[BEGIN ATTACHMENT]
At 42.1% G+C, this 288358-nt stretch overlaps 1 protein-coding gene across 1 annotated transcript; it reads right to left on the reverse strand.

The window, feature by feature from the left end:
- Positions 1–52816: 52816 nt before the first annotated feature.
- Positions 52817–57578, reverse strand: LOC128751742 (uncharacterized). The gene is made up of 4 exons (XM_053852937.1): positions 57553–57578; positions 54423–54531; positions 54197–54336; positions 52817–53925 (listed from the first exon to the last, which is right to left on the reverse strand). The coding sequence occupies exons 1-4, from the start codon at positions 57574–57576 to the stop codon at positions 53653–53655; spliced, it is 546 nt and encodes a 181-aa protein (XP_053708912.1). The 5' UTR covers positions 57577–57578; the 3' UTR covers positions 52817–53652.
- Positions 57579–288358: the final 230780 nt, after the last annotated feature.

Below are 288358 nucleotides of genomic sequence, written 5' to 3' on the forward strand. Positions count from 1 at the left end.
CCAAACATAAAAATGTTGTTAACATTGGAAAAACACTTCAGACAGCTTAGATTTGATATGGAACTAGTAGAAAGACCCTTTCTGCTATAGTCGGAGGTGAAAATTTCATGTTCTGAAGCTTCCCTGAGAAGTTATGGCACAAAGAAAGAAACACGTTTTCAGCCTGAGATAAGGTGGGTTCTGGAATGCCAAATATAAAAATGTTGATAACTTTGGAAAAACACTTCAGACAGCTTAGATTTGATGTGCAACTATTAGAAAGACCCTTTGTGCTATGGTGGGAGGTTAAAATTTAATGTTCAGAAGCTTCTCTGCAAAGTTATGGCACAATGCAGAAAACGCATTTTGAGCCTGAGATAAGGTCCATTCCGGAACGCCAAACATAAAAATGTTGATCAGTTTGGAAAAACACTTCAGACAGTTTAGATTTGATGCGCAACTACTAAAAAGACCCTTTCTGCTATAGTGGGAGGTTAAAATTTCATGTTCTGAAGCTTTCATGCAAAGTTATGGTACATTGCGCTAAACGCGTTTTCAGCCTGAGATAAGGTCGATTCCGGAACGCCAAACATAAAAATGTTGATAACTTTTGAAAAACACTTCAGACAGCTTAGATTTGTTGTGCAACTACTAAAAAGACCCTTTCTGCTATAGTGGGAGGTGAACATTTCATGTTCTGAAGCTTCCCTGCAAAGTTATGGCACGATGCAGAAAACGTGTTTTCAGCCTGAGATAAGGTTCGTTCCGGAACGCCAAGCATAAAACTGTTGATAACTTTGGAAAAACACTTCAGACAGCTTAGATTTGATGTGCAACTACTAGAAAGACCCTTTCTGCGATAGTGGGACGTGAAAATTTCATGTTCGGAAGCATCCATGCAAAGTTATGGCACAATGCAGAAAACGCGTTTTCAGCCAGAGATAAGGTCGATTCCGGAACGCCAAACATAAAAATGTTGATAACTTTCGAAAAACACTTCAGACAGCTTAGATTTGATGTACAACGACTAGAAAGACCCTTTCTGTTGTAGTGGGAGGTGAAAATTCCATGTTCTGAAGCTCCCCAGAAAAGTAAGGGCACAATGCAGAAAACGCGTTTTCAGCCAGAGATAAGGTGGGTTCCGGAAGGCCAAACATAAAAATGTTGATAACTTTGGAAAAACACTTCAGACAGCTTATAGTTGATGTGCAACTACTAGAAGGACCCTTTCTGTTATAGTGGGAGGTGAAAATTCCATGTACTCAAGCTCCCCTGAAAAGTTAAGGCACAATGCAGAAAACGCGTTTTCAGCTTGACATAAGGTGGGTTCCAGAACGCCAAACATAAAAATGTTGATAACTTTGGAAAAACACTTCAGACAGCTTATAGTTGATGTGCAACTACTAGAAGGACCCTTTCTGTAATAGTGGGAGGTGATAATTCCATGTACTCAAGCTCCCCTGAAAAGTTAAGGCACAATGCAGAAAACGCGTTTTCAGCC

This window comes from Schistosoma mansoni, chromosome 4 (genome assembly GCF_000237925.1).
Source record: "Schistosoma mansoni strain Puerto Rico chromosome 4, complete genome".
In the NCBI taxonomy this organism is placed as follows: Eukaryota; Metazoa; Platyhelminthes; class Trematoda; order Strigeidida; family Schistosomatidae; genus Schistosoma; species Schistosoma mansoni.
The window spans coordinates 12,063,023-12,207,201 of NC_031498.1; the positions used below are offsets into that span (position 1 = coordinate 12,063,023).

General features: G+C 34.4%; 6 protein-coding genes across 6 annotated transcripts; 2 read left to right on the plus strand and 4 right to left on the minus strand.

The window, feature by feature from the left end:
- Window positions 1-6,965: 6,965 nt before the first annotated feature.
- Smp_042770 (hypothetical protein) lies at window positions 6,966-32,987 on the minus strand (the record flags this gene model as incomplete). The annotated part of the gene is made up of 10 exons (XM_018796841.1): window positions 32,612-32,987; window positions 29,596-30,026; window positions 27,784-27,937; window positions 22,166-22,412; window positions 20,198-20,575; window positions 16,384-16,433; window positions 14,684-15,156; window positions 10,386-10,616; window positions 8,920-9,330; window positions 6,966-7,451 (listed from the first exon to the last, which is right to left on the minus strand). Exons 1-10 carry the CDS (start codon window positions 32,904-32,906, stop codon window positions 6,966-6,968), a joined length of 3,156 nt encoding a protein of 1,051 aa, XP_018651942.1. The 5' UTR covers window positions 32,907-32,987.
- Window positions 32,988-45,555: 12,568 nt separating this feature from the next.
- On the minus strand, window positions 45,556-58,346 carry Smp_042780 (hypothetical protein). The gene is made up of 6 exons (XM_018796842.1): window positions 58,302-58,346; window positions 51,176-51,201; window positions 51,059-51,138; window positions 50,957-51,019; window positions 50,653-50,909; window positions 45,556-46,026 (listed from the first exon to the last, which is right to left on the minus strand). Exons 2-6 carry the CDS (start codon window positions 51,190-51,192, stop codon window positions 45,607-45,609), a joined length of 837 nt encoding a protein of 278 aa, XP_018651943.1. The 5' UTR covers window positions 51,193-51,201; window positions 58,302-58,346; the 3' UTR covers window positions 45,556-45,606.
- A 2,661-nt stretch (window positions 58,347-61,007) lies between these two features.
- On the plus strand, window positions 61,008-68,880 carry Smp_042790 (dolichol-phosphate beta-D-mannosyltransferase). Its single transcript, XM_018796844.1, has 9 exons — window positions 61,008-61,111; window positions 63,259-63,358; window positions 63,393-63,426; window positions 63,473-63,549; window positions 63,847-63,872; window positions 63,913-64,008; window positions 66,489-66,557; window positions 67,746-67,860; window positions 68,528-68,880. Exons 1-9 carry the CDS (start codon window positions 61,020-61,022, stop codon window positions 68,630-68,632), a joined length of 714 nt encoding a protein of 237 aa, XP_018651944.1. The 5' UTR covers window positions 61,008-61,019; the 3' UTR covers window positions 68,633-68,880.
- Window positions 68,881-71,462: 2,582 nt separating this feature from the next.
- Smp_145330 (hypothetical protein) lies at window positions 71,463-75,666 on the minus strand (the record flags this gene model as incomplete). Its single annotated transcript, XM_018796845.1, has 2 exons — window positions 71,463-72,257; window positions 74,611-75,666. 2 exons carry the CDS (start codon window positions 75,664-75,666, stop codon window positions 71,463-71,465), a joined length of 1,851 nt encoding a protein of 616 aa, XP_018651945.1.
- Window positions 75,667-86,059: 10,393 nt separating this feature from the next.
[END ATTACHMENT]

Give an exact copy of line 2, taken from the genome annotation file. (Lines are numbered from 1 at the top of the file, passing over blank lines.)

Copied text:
The window, feature by feature from the left end: